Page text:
The former chancellor’s essay dismisses calls to overcome ageing by increasing Germany’s population. Schmidt says that Germany has failed to accomplish the “cultural integration” of Germany’s current seven million migrants, “half of them Muslim”.
The German debate on demographics mirrors the discussion elsewhere on the continent. In Italy, whose population is slightly older than Germany’s, the populist Lega Nord has successfully campaigned on the dangers of immigration for years.
Still, Italy, once a country of emigrants, is becoming a country of immigrants. The number of Italian citizens has been steady since the year 2000, but the total population has continued to increase. With the country mired in recession, one of the few growth industries in Italy over the past half a decade has been the market for old-age carers.
More than three quarters of those carers are migrants, says Italian online paper Linkiesta; most of them are from Eastern European countries, such as Romania, Ukraine and Moldova. The privately funded carers, opines the paper, make a “fundamental contribution to the Italian family … and save the state around 45 billion euros per year”.
In Spain, the population is already expected to decline in the coming decade, says Madrid daily El País. Spanish fertility began to decline in the 1980s, and, all things being equal, will not increase again until 2030.
In a 2012 report, the Spanish National Institute for Statistics sketches an “apocalyptic landscape” in Spain, El País opines. Over 500,000 Spaniards departed the country last years, a figure much higher than the number of immigrant arrivals.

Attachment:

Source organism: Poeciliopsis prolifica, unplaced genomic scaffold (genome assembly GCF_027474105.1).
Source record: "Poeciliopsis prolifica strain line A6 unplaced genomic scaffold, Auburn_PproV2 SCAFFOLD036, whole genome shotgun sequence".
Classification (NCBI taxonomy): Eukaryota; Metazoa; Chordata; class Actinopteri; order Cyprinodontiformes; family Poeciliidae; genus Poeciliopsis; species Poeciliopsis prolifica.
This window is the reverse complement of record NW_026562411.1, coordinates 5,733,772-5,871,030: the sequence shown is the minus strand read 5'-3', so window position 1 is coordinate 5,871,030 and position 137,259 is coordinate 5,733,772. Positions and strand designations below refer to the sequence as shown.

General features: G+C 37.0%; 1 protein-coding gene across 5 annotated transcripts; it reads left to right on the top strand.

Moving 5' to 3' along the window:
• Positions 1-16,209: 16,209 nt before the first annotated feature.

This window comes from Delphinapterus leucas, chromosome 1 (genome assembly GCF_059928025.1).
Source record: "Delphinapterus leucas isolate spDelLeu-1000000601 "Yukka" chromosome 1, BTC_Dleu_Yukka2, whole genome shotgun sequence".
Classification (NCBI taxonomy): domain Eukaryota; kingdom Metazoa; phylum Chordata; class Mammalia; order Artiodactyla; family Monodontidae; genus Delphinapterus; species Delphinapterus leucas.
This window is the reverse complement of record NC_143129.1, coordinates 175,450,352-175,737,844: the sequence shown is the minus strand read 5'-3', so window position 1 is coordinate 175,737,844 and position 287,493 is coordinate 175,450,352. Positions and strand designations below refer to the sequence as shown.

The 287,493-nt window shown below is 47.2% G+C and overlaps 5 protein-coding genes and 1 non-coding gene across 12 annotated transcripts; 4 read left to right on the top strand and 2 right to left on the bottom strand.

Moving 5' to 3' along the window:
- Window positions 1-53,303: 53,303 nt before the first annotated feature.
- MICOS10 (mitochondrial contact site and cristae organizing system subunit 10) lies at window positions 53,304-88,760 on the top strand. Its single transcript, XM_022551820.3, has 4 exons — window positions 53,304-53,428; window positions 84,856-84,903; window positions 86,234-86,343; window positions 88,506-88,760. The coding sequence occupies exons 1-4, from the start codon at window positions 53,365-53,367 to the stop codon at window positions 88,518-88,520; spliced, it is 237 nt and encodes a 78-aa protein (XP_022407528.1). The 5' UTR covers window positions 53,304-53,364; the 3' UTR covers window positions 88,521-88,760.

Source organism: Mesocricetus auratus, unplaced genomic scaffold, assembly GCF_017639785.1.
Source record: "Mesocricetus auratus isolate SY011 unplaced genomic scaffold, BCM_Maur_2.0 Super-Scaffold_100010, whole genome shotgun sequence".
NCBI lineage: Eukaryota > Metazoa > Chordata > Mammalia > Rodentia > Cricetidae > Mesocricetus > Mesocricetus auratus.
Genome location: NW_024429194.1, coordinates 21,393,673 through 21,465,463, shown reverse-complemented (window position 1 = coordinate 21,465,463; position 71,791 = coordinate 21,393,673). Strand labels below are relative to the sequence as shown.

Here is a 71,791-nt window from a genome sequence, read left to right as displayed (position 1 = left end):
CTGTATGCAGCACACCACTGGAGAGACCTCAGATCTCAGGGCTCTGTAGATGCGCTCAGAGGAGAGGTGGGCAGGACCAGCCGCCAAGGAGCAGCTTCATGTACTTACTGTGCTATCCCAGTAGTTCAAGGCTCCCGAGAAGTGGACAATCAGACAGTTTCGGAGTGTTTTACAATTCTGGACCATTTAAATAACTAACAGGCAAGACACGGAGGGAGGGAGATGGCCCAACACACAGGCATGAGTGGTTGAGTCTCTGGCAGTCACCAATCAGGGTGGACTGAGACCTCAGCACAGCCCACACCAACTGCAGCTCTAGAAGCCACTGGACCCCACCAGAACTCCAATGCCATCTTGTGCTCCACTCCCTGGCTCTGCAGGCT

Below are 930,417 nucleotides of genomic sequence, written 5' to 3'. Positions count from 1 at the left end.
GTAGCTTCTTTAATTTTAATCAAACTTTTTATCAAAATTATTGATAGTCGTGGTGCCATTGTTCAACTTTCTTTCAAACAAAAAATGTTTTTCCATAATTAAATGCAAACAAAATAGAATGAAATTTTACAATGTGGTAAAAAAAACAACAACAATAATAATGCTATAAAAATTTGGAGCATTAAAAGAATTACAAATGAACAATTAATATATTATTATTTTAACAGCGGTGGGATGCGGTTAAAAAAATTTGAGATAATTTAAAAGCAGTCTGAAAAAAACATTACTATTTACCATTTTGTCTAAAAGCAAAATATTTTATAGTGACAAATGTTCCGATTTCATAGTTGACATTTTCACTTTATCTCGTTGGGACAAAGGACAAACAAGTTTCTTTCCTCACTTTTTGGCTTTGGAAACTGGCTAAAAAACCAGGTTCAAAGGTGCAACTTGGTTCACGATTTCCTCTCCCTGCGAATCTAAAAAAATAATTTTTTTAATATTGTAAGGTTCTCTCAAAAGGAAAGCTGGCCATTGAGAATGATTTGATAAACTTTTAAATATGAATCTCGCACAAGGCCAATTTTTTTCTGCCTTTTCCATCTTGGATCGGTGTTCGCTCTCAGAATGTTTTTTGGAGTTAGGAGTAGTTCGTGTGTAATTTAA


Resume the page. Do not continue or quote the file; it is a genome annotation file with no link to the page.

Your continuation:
Statisticians believe that in the coming decades, Spain will be an ageing society with “an increasing number of illnesses due to ageing … surrounded by islands of unemployed young people”.
In fact, at least in the short-term, Spain and the rest of Southern Europe’s economic malaise may have fixed Northern Europe’s problems with ageing.
EU migration to Germany reached a 17-year peak earlier this year, reported Italian daily Il Fatto Quotidiano in May. The number of Italians and Spaniards arriving in Germany in 2012 jumped by 40 and 45 per cent respectively, the daily wrote.
Yet there is one exception to Europe’s baby bust. France, almost alone among European nations, is expected to experience domestically driven population growth in the coming decades.
Despite the crisis, the French birth rate has stayed steady. Official studies have found that France’s Scandinavian style support for mothers, including crèches, in addition to its high government spending on family policies, has created the conditions for lots of children.
So while today’s Europe centres on Berlin, tomorrow it may be run from Paris – thanks to the much-lampooned, child-producing French welfare state.
ABOUT BEST OF THE REST: It's a big world out there and plenty of commentators and journalists are writing about it – but not always in English. And not surprisingly, ideas about big events of the day shift when you move away from the Anglosphere. Best of the Rest is a fortnightly NM feature by Berlin-based journalist Charles McPhedran. Charles reads the news in French, German, Spanish and Portuguese and reports on what the rest of the world is saying about the big stories.